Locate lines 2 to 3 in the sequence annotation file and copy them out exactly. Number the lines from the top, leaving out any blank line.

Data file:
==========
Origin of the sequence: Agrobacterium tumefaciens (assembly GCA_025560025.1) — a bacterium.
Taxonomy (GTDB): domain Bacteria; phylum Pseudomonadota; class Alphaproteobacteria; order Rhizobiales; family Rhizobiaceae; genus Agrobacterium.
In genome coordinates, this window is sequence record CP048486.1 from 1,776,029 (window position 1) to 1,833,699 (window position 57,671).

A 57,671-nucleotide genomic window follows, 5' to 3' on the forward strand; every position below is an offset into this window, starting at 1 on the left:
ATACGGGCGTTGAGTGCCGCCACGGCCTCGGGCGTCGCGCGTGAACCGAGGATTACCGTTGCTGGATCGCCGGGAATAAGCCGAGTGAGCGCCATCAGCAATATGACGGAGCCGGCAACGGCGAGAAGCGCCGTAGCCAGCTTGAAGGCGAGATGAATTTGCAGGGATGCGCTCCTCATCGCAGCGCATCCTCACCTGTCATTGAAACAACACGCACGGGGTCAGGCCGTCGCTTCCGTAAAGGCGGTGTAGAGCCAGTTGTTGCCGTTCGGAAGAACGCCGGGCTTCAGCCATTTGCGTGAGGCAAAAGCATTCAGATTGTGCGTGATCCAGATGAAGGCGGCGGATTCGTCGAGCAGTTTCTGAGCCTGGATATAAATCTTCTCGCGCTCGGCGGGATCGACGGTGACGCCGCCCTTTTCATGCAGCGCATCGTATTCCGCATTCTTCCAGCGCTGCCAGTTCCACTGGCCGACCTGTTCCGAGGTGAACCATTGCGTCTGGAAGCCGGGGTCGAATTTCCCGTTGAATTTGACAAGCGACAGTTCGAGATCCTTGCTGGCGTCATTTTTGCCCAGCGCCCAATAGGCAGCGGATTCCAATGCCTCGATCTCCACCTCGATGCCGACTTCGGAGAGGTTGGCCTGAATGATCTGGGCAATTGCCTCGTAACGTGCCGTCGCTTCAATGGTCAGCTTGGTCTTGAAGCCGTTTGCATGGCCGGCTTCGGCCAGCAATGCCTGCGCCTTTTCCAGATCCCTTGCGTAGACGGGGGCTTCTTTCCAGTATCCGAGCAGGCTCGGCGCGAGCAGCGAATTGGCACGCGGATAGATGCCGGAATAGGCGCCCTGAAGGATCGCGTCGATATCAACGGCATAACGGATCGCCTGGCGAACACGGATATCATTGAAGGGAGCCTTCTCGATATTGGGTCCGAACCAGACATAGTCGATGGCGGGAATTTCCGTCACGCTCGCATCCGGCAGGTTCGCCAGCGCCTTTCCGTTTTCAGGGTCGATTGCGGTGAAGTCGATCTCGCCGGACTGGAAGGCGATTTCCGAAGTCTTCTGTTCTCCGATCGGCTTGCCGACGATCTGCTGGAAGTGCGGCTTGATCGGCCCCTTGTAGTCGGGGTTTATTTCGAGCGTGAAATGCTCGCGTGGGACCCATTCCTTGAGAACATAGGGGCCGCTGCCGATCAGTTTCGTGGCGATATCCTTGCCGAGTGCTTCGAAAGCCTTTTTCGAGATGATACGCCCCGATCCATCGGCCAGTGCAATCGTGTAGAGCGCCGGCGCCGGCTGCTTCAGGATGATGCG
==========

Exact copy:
Taxonomy (GTDB): domain Bacteria; phylum Pseudomonadota; class Alphaproteobacteria; order Rhizobiales; family Rhizobiaceae; genus Agrobacterium.
In genome coordinates, this window is sequence record CP048486.1 from 1,776,029 (window position 1) to 1,833,699 (window position 57,671).